What does James 4:9 mean?
ESV: Be wretched and mourn and weep. Let your laughter be turned to mourning and your joy to gloom.
NIV: Grieve, mourn and wail. Change your laughter to mourning and your joy to gloom.
NASB: Be miserable, and mourn, and weep; let your laughter be turned into mourning, and your joy into gloom.
CSB: Be miserable and mourn and weep. Let your laughter be turned to mourning and your joy to gloom.
NLT: Let there be tears for what you have done. Let there be sorrow and deep grief. Let there be sadness instead of laughter, and gloom instead of joy.
KJV: Be afflicted, and mourn, and weep: let your laughter be turned to mourning, and your joy to heaviness.
NKJV: Lament and mourn and weep! Let your laughter be turned to mourning and your joy to gloom.
Verse Commentary:
James continues to describe the process of repenting from worldly self-reliance and ambition. Thus far, he has instructed us to submit to God and resist the devil. We are to draw near to God, with the confidence that God, in His grace, will draw near to us. We are to cleanse our hands and hearts of the sinfulness and double-mindedness we had been choosing.

Now in this verse he calls us to engage in an emotional response to our sinfulness. He calls us to cry, to mourn, to be gloomy, even. He calls us to set aside laughter and joy. James is not suggesting that we embrace sadness as an ongoing lifestyle. On the contrary, Christians are to be known for their joyfulness. James himself opened this letter by instructing believers to chalk their hardships up as joy (James 1:2)!

Rather, James is directing us through a season of repentance, when we have recognized our own sin. True believers, those who claim to believe God and who have received His loving gift of salvation, ought to feel shame and sadness over their sins, at least temporarily. If we have been destructively living only for ourselves, realizing this should make us sad. We should be provoked to grieve the lost hours, days, and years spent in pursuit of worthless things.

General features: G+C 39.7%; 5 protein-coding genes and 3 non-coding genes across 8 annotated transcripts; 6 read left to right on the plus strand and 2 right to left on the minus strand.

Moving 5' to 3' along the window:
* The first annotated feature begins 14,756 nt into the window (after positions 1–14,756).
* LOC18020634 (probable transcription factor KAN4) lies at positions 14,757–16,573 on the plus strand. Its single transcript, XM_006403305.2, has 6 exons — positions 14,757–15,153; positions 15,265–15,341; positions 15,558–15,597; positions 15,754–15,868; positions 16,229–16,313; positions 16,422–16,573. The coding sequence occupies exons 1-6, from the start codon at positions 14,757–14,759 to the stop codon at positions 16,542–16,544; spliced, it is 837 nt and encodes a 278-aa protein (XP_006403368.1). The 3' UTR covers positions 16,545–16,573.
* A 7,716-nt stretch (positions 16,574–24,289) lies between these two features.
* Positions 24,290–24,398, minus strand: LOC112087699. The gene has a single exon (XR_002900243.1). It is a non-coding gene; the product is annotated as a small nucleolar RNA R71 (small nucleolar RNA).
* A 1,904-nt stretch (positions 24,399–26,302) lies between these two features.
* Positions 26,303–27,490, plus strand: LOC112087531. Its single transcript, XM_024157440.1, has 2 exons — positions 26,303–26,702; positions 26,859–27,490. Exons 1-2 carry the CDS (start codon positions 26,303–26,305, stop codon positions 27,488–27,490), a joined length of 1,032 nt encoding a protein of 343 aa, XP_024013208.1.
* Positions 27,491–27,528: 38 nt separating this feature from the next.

We must not be too quick to rush on to a status of "everything's fine now." Our rebellion happened. We cheated on God. We lived as His enemy for a time while we were friends with the world. Tears are an appropriate and necessary response if the repentance is genuine—as are the end of tears after receiving God's grace and forgiveness once more. This season of grief is not meant to be a lifestyle or a pattern.
Verse Context:
James 4:1–12 builds on the end of chapter 3, describing how living according to the world's wisdom has led to great conflict among James's Christian readers. They were fighting with each other because they couldn't get what they wanted. James says that living that way is adultery. It's ''cheating'' on God. He calls them to quit their friendship with the world, humble themselves, repent from their sin, and receive God's grace. God is the Lawgiver and Judge, not man.
Chapter Summary:
What was causing fights and quarrels among the Christians to whom James was writing? They were living by the world's wisdom. This false perspective says human beings should do whatever it takes to get what they want in this life, even if it hurts other people. James says that to live that way is adultery, but God gives grace. Christians should repent and move close to God again. We should trust Him to provide, to be the Judge, and to lift us up in His time. In humility, we must acknowledge that all of our plans are dependent on Him, and He can change them at any moment.
Chapter Context:
The book of James is about what it means for a Christian to live a life of complete trust in God. Chapter 4 builds on the end of chapter 3, where James described the self-seeking wisdom of the world. Following this worldliness was the cause of fights among James's Christian readers. He called them to repent and, in humility, receive God's grace. He called them to stop making their plans for business as if they could accomplish anything without God. In chapter 5, he will continue to talk about the dangers of trusting riches instead of the Lord.
Book Summary:
The book of James is about specifically understanding what saving faith looks like. How does faith in Christ reveal itself in a believer's life? What choices does real trust in God lead us to make? Those are the questions James answers. Most scholars believe the writer was Jesus' half-brother, a son born to Joseph and Mary after Jesus' birth. James may not have come to believe Jesus was the Messiah until after the resurrection. Eventually, though, he became one of the leaders of the Christian church in Jerusalem. This is possibly the earliest-written of all the New Testament books, around AD 40–50. James addresses his letter to Jewish Christians scattered around the known world.
Accessed 5/18/2024 6:59:44 PM
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